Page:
Abbas Premjee has been a part of the music industry for years. Like Aamir Zaki, he too maintains a low profile but the man, who has actually studied classical western guitar at University abroad, enjoys an immense amount of credibility within the industry. Having worked with names like Rahat Fateh Ali Khan, Rohail Hyatt and Ali Azmat, Abbas has finally surfaced with his first solo album, Elements that has been in the making for the last four years.
A lot has changed since Abbas began this record. Some incredible records have come out, pop stars have risen to skyrocketing fame (Atif Aslam, who else?) while others have vanished (Hadiqa Kiyani) and some have come back with more vigour than ever (Strings).
Ironically enough, despite all these happenings, the industry has never been more haywire, at least in terms of the future. With no India in the horizon (after the Mumbai blasts), the future looks bleak. But all this, strange as it may sound, makes for an interesting time to release an album. The competition is fierce but the work coming out is perhaps the best one has heard in years. And Abbas has now joined those ranks with Elements.
Ready to rise
From the first hear, it is obvious that Elements is of the fearless variety. Abbas Premjee tells us everything he knows - not by flashing guitar tricks but by putting on display his knowledge of old school raags, which led to these compositions. Most melodies have evolved from Indian raags and perhaps that is really the reason why they are so strong.
The lead single from Elements, 'Jhoom Deewane' which is currently running on airwaves, is a compelling beginning. With fabulous guitars and groovy drums paired with thumping duff and darbuka, the song maintains a very Middle Eastern vibe. Vocalist Manzoor Jhalla's notes soar to incredible heights and descend with equal ease. It's one hell of an introduction.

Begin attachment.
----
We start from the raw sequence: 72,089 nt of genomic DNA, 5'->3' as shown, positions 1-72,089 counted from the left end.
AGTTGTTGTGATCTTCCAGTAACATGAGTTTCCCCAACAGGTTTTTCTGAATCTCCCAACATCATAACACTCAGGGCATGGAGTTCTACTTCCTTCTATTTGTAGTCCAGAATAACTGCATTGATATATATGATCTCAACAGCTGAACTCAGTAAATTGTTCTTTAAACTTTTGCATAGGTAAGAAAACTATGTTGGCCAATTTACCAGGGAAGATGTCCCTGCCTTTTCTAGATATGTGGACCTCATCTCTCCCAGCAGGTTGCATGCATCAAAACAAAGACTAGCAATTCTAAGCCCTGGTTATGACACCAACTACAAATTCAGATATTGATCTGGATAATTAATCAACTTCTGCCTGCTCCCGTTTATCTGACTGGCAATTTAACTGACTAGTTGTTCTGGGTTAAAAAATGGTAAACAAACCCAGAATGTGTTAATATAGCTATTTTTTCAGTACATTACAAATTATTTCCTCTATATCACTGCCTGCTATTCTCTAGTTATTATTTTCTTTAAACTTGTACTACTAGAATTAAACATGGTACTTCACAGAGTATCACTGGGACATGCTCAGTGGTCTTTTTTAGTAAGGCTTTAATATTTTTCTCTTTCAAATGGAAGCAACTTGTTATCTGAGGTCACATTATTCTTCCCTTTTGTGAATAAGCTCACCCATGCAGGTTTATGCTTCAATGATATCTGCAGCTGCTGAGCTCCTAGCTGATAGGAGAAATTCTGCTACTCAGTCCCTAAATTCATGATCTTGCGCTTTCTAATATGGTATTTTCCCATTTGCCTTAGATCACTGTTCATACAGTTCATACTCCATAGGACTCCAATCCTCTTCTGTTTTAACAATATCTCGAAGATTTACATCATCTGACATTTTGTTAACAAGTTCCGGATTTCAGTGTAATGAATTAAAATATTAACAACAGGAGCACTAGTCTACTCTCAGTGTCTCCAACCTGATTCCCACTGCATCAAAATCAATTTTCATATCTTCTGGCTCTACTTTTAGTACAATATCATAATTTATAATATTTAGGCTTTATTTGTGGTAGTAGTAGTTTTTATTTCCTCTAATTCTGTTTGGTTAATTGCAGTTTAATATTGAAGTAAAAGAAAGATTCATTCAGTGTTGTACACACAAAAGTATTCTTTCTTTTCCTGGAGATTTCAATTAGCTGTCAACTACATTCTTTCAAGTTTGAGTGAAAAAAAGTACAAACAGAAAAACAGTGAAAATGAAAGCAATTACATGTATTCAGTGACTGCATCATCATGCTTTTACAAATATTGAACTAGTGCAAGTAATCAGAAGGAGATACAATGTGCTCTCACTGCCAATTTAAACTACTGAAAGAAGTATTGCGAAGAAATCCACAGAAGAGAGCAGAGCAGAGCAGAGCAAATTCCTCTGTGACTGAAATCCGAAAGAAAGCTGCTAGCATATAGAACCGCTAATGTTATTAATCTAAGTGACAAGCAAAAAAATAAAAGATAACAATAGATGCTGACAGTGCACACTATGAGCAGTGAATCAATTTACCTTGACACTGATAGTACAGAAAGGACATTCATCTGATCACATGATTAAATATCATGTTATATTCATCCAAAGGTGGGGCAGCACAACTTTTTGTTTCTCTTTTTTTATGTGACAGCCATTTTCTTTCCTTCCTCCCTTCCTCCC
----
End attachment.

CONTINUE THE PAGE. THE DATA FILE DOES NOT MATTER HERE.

The Middle Eastern ethos with clap-like sounds and haunting atmosphere ala weeping guitars and crashing drums continues in 'Entrainment'. But this really is a song that showcases Rauf Sami as a singer. The son of Ustaad Naseeruddin Sami may not have reached the level of his father just yet but he is surely going in the right direction. As Rauf sings, "Sade dil de dharpan/Sajana tu hai", the impassioned vocals linger on long after the song stops playing.
Rauf Sami weaves his magic again on 'Seven Heavens' with Abbas leading the musical front with an almost flirtatious guitar, which is such an intriguing combination.
On the melancholic 'Mahiya', Irfan Haider is mournful, connecting with the mood of the song. And it has to be said that the rhythm of this tune is quite hypnotic. And the short title track 'Elements' lurches forward smoothly and it creates a mood that is almost like staring at a storm. It is just that powerful with Irfan Haider's explosive alaaps.
Turn Inwards' is less inviting after the sheer force of 'Elements'. It sounds a little redundant. The feeling of redundancy, though, gets quickly replaced with 'Atonement'. Rauf Sami is haunting, really truly and is such a capable singer. And giving him support is Abbas finger picking the guitar in such a subtle and consistent fashion that is jaw dropping.
A swift turn in mood comes with 'Sajan Bana' - an adaptation of folk melodies from rural Punjab - with its merry-played guitars. It is rich in both textures and emotions.